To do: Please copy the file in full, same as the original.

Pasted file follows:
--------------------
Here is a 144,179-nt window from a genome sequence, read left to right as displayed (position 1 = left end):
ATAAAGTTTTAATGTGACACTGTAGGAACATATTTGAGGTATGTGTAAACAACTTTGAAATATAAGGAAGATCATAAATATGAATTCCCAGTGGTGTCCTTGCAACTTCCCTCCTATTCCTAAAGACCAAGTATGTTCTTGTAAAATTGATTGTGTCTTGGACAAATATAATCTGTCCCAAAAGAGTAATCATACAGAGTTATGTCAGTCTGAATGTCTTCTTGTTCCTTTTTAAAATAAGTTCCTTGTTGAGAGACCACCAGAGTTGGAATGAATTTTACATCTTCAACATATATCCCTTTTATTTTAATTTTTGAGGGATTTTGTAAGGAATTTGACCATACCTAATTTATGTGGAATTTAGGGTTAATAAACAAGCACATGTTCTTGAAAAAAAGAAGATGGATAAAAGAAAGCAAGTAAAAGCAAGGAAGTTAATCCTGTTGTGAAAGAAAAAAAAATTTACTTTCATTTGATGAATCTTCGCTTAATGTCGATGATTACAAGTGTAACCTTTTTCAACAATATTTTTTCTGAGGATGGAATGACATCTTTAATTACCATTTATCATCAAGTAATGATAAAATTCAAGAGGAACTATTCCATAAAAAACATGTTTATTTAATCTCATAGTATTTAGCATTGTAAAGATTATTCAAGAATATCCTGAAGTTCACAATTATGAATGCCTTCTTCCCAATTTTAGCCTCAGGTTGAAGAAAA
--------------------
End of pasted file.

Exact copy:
Here is a 144,179-nt window from a genome sequence, read left to right as displayed (position 1 = left end):
ATAAAGTTTTAATGTGACACTGTAGGAACATATTTGAGGTATGTGTAAACAACTTTGAAATATAAGGAAGATCATAAATATGAATTCCCAGTGGTGTCCTTGCAACTTCCCTCCTATTCCTAAAGACCAAGTATGTTCTTGTAAAATTGATTGTGTCTTGGACAAATATAATCTGTCCCAAAAGAGTAATCATACAGAGTTATGTCAGTCTGAATGTCTTCTTGTTCCTTTTTAAAATAAGTTCCTTGTTGAGAGACCACCAGAGTTGGAATGAATTTTACATCTTCAACATATATCCCTTTTATTTTAATTTTTGAGGGATTTTGTAAGGAATTTGACCATACCTAATTTATGTGGAATTTAGGGTTAATAAACAAGCACATGTTCTTGAAAAAAAGAAGATGGATAAAAGAAAGCAAGTAAAAGCAAGGAAGTTAATCCTGTTGTGAAAGAAAAAAAAATTTACTTTCATTTGATGAATCTTCGCTTAATGTCGATGATTACAAGTGTAACCTTTTTCAACAATATTTTTTCTGAGGATGGAATGACATCTTTAATTACCATTTATCATCAAGTAATGATAAAATTCAAGAGGAACTATTCCATAAAAAACATGTTTATTTAATCTCATAGTATTTAGCATTGTAAAGATTATTCAAGAATATCCTGAAGTTCACAATTATGAATGCCTTCTTCCCAATTTTAGCCTCAGGTTGAAGAAAA